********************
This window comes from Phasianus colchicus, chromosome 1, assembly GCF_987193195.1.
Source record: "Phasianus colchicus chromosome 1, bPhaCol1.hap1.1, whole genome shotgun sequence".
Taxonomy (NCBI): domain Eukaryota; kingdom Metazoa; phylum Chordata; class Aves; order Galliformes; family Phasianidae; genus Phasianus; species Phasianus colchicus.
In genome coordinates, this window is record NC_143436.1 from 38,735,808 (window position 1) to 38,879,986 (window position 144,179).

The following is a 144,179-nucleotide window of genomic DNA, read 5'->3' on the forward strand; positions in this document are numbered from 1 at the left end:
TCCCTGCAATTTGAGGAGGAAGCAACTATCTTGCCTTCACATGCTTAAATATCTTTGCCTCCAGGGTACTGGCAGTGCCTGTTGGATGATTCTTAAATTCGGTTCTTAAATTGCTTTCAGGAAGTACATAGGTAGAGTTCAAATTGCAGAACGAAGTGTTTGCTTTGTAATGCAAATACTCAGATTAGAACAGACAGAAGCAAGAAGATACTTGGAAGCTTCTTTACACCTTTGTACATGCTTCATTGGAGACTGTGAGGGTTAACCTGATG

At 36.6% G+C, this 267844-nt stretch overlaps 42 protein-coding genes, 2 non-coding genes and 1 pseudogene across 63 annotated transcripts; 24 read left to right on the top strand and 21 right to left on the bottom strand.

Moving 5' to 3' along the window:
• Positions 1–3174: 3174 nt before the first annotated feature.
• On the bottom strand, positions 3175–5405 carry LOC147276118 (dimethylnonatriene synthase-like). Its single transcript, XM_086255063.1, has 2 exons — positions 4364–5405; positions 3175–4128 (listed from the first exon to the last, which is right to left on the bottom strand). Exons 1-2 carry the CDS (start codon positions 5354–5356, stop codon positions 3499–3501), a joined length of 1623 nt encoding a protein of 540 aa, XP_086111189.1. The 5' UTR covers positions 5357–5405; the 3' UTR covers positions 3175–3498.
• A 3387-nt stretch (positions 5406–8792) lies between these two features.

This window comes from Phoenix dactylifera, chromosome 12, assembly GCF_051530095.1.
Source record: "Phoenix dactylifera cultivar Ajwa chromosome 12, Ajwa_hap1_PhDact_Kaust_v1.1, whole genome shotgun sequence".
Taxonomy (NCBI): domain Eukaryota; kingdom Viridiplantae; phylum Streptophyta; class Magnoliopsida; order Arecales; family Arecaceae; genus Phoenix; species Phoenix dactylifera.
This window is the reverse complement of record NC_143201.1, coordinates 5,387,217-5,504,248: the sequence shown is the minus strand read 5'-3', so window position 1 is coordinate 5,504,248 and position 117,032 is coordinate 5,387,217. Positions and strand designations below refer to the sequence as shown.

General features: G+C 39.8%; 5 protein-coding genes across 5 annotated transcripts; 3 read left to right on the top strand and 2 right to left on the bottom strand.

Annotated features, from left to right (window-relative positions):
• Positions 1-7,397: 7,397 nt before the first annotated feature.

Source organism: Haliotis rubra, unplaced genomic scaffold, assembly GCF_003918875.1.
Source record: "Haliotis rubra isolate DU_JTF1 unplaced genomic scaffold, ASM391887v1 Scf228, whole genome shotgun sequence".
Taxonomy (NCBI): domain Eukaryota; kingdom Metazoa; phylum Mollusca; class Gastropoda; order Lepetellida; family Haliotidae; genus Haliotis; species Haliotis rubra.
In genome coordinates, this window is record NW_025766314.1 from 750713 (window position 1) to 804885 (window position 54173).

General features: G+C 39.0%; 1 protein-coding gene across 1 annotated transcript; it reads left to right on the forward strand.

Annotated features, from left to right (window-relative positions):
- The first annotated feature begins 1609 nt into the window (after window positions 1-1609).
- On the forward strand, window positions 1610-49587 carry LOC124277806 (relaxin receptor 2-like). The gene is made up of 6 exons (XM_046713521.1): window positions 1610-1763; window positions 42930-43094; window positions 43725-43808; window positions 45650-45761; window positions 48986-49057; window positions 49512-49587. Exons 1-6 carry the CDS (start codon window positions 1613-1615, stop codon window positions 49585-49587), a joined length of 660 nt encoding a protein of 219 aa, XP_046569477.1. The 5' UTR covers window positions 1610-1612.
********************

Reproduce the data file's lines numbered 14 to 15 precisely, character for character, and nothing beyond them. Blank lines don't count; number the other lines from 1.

Taxonomy (NCBI): domain Eukaryota; kingdom Viridiplantae; phylum Streptophyta; class Magnoliopsida; order Arecales; family Arecaceae; genus Phoenix; species Phoenix dactylifera.
This window is the reverse complement of record NC_143201.1, coordinates 5,387,217-5,504,248: the sequence shown is the minus strand read 5'-3', so window position 1 is coordinate 5,504,248 and position 117,032 is coordinate 5,387,217. Positions and strand designations below refer to the sequence as shown.